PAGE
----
Let's count the ways that using diesel to run frack jobs causes problems. First, emissions diesel engines, especially from the many older ones in the field, can be a significant source of pollution. Second, about 40% of the oil used to make the diesel is imported or is foreign oil. Third, the diesel is expensive, currently costing about $3.60 per gallon.
That's three strikes against using diesel, and diesel is increasingly striking out. See Marc Levy's story that documents the switch to natural gas to reduce the amount of diesel used for fracking.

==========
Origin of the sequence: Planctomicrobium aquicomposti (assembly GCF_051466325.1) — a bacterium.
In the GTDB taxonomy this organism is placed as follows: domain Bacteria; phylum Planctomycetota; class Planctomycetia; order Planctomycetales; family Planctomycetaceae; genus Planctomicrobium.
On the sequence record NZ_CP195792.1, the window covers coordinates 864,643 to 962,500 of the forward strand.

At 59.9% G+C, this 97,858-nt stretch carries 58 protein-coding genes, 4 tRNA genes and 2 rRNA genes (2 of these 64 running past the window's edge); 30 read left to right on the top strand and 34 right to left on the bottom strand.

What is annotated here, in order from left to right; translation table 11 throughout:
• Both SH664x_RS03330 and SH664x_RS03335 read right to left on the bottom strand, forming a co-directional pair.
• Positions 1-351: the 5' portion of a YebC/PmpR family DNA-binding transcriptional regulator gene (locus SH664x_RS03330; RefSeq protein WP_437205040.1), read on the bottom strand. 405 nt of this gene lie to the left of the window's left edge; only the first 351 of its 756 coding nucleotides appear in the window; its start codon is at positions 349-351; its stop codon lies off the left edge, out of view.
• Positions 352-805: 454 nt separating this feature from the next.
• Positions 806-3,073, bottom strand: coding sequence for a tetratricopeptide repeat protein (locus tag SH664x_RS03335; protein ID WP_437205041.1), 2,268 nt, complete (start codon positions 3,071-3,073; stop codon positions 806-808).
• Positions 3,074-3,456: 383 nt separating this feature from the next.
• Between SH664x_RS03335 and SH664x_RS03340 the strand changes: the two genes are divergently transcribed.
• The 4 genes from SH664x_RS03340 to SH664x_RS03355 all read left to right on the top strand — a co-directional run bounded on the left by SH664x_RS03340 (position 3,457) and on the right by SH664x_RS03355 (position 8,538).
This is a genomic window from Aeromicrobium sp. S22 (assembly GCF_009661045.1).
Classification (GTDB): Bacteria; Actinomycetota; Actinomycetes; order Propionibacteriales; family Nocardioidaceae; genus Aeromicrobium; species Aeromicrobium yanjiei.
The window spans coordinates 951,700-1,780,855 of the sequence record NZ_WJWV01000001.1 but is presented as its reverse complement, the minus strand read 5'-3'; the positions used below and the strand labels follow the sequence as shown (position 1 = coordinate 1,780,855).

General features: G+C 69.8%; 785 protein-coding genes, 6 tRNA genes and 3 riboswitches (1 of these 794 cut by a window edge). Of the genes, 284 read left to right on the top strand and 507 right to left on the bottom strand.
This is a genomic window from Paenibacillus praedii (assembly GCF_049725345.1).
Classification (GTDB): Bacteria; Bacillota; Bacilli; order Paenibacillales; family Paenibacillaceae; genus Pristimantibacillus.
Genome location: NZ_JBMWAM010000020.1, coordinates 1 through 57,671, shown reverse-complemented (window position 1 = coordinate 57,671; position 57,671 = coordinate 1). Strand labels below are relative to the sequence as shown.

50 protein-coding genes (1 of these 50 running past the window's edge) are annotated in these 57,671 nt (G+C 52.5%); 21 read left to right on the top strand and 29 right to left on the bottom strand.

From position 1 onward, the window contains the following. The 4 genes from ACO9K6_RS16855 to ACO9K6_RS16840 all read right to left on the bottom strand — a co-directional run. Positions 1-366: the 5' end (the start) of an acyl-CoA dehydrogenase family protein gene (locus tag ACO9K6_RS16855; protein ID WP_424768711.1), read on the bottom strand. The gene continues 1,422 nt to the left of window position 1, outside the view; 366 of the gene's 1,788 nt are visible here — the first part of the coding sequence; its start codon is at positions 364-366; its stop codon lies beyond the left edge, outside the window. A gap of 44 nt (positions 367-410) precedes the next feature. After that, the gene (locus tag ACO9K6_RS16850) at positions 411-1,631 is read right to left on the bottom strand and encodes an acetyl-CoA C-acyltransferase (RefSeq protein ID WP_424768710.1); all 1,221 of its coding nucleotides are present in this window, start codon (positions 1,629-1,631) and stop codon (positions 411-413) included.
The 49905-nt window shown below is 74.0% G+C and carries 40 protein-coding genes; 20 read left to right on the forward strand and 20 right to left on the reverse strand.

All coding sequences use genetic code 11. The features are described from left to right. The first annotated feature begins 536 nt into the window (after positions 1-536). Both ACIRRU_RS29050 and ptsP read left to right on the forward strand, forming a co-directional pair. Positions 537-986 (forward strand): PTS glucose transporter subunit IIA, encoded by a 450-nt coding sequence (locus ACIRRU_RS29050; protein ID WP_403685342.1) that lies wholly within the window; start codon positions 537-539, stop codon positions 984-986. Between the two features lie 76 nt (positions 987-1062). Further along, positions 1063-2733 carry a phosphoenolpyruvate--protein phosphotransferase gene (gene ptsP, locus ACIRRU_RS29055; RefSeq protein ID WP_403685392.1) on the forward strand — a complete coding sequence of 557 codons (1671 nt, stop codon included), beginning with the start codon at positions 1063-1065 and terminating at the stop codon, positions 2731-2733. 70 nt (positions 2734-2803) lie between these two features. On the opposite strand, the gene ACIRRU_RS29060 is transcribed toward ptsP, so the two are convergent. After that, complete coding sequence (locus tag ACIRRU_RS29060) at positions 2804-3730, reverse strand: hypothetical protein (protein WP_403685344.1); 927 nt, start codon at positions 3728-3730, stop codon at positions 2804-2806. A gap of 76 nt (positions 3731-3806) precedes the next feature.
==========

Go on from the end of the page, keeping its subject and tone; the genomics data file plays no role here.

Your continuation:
Levy focuses on PGE and Universal Well Services that are operating in Pennsylvania and reports that PGE will cut its annual diesel use by 750,000 gallons by switching to natural gas. By my calculations, PGE will save about $2.25 million per year by doing so.
PGE's executives believe that the switch to natural gas for fracking will be quick and widespread in the industry. That would be welcome, since the gas industry consumes huge amounts of diesel currently to produce natural gas and some of that is running old, dirty engines.